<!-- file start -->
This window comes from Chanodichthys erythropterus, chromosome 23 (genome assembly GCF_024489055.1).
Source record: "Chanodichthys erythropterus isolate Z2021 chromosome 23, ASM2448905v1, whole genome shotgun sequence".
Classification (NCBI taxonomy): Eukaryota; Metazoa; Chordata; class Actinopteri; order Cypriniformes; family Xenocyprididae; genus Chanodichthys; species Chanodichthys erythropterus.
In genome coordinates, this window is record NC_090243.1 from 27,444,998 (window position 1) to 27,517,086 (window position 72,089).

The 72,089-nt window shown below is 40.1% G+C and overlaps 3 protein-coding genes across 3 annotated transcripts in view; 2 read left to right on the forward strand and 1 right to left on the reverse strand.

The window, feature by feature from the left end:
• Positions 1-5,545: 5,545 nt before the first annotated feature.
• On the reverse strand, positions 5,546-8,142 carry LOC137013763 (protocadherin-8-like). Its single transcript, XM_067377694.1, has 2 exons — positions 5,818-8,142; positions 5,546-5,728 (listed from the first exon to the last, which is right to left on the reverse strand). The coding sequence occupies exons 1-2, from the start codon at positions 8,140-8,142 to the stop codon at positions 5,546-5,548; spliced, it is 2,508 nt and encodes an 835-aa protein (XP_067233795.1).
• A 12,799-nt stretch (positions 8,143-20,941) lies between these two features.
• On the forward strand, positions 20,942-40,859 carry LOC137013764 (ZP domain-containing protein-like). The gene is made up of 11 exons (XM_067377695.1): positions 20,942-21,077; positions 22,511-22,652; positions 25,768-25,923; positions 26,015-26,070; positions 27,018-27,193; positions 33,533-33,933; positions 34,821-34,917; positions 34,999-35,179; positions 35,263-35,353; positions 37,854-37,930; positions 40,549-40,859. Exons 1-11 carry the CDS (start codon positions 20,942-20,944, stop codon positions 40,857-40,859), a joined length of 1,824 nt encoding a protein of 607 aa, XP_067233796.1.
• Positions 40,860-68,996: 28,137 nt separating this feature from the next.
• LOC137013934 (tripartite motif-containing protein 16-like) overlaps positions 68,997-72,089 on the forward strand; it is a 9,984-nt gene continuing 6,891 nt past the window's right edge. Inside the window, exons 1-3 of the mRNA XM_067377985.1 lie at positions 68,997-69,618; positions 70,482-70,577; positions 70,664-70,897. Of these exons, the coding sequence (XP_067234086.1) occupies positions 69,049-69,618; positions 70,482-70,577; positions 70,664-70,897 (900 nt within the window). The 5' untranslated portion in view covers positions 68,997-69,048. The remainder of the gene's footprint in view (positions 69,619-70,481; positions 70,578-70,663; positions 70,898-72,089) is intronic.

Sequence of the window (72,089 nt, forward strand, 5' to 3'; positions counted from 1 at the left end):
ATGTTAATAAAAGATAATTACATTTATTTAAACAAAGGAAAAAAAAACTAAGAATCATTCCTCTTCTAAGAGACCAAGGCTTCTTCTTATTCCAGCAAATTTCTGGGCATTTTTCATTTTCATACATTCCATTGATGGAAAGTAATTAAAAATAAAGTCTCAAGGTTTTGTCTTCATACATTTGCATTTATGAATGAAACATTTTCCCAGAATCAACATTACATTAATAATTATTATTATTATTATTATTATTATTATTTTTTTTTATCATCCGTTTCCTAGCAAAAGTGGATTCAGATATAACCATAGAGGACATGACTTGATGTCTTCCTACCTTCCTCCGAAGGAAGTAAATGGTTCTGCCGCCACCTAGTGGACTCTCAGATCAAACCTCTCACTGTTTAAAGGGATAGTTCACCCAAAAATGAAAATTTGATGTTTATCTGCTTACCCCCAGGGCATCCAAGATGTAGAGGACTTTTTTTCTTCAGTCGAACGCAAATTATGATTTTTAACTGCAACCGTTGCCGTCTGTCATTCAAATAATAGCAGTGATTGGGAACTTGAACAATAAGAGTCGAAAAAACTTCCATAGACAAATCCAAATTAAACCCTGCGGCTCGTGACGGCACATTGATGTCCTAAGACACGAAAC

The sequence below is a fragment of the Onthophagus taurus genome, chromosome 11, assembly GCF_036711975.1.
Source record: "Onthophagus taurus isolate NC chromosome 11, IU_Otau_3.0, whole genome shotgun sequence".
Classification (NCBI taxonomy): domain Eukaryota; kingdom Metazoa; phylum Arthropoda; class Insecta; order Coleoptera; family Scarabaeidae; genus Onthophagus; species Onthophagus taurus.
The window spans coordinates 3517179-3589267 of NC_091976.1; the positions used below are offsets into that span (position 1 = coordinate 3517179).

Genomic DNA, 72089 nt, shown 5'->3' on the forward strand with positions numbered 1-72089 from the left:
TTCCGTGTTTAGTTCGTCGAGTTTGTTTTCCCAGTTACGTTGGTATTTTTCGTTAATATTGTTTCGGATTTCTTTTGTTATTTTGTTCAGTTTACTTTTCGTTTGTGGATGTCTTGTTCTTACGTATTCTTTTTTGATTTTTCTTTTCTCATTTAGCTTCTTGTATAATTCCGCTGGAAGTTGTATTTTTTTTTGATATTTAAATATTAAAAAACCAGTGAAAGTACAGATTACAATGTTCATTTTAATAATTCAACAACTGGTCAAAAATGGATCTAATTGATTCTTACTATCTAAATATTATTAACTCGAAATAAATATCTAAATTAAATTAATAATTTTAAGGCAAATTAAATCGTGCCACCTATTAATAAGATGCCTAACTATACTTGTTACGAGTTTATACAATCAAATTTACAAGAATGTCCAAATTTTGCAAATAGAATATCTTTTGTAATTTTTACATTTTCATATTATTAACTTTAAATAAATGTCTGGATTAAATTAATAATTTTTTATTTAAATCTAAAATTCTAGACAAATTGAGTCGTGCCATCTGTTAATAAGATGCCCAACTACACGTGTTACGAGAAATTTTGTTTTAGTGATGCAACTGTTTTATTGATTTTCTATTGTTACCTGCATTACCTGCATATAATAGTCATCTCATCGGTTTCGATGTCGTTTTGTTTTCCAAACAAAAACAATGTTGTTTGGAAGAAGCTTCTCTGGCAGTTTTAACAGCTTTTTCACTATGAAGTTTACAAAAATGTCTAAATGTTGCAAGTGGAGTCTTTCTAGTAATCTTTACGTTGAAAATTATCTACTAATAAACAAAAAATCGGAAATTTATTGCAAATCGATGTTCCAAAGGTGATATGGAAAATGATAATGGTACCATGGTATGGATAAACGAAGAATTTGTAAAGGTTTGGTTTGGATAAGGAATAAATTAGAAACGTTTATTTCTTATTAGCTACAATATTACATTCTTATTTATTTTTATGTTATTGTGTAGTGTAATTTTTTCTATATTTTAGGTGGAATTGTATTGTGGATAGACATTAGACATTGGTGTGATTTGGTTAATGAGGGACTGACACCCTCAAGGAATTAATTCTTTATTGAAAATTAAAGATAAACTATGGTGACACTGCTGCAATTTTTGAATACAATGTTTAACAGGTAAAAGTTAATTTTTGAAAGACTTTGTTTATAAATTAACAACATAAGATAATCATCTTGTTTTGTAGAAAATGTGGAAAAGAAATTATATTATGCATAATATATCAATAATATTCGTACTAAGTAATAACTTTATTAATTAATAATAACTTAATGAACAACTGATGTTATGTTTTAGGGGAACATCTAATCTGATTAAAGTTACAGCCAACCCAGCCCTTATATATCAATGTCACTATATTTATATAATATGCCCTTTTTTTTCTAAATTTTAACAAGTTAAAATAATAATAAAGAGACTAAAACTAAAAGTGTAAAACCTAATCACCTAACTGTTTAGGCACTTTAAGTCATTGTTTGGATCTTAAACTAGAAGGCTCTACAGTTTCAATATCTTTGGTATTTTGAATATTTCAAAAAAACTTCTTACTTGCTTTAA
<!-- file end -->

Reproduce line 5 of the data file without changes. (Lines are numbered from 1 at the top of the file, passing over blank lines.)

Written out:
The 72,089-nt window shown below is 40.1% G+C and overlaps 3 protein-coding genes across 3 annotated transcripts in view; 2 read left to right on the forward strand and 1 right to left on the reverse strand.